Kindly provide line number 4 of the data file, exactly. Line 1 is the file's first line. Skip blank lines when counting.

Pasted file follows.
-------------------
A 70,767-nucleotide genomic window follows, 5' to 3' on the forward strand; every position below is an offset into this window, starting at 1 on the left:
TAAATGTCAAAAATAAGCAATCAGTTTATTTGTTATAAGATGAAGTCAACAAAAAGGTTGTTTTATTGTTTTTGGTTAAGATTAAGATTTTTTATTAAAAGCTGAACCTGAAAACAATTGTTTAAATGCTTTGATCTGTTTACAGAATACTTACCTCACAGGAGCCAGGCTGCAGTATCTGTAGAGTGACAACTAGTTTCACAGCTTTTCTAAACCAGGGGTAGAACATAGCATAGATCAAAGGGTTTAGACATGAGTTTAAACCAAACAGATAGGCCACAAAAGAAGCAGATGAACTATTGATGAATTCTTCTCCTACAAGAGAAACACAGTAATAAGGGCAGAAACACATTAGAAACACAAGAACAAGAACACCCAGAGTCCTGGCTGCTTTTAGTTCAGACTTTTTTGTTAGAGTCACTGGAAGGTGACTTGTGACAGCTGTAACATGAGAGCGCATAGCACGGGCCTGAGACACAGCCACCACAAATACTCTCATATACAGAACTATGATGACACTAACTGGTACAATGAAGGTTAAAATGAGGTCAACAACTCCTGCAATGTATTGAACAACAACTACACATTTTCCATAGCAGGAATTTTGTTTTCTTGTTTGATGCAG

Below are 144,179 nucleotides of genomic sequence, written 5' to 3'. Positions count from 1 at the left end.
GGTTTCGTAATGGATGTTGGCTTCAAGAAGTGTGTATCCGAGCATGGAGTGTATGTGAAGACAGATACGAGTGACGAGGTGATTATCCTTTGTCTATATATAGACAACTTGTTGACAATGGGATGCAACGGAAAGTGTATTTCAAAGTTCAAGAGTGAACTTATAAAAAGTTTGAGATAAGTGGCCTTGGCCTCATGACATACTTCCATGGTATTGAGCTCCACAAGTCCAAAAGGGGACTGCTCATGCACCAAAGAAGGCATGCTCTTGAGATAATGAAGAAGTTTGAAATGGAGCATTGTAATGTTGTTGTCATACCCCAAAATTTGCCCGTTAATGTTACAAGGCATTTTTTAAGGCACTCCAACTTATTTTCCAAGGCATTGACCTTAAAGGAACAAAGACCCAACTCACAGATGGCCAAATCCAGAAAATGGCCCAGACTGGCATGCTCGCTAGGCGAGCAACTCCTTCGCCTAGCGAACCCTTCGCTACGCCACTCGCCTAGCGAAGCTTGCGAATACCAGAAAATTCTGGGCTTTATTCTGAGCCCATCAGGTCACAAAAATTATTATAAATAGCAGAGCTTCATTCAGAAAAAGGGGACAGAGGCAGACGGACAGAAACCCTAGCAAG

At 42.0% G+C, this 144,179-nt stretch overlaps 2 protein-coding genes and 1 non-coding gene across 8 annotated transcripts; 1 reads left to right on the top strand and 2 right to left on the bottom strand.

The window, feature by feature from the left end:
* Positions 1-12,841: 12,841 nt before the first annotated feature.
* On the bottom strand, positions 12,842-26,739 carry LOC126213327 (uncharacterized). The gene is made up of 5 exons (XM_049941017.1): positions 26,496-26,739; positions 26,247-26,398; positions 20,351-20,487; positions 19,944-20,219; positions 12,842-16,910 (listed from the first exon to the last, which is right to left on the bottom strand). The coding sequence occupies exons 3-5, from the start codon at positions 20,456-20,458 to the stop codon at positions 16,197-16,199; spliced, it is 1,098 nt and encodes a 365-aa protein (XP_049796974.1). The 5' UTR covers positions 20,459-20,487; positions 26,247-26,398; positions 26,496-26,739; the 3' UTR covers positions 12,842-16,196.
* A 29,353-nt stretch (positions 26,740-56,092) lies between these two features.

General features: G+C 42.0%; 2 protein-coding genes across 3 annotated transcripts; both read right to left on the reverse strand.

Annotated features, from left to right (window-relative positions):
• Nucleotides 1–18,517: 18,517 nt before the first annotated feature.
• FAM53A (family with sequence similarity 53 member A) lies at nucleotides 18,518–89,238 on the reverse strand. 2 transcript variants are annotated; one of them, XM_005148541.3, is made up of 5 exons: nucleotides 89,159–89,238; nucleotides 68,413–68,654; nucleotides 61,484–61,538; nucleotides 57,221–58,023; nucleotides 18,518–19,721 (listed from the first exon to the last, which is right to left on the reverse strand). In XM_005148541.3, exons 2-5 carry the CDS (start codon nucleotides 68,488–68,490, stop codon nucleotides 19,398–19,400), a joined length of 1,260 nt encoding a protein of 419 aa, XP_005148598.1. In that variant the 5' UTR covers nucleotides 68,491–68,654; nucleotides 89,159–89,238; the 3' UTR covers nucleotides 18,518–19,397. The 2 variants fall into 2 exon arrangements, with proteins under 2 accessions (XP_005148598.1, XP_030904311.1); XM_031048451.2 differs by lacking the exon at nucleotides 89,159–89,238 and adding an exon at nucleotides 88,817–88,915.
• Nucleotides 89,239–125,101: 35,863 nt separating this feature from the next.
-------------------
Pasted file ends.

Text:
GGTTTCGTAATGGATGTTGGCTTCAAGAAGTGTGTATCCGAGCATGGAGTGTATGTGAAGACAGATACGAGTGACGAGGTGATTATCCTTTGTCTATATATAGACAACTTGTTGACAATGGGATGCAACGGAAAGTGTATTTCAAAGTTCAAGAGTGAACTTATAAAAAGTTTGAGATAAGTGGCCTTGGCCTCATGACATACTTCCATGGTATTGAGCTCCACAAGTCCAAAAGGGGACTGCTCATGCACCAAAGAAGGCATGCTCTTGAGATAATGAAGAAGTTTGAAATGGAGCATTGTAATGTTGTTGTCATACCCCAAAATTTGCCCGTTAATGTTACAAGGCATTTTTTAAGGCACTCCAACTTATTTTCCAAGGCATTGACCTTAAAGGAACAAAGACCCAACTCACAGATGGCCAAATCCAGAAAATGGCCCAGACTGGCATGCTCGCTAGGCGAGCAACTCCTTCGCCTAGCGAACCCTTCGCTACGCCACTCGCCTAGCGAAGCTTGCGAATACCAGAAAATTCTGGGCTTTATTCTGAGCCCATCAGGTCACAAAAATTATTATAAATAGCAGAGCTTCATTCAGAAAAAGGGGACAGAGGCAGACGGACAGAAACCCTAGCAAG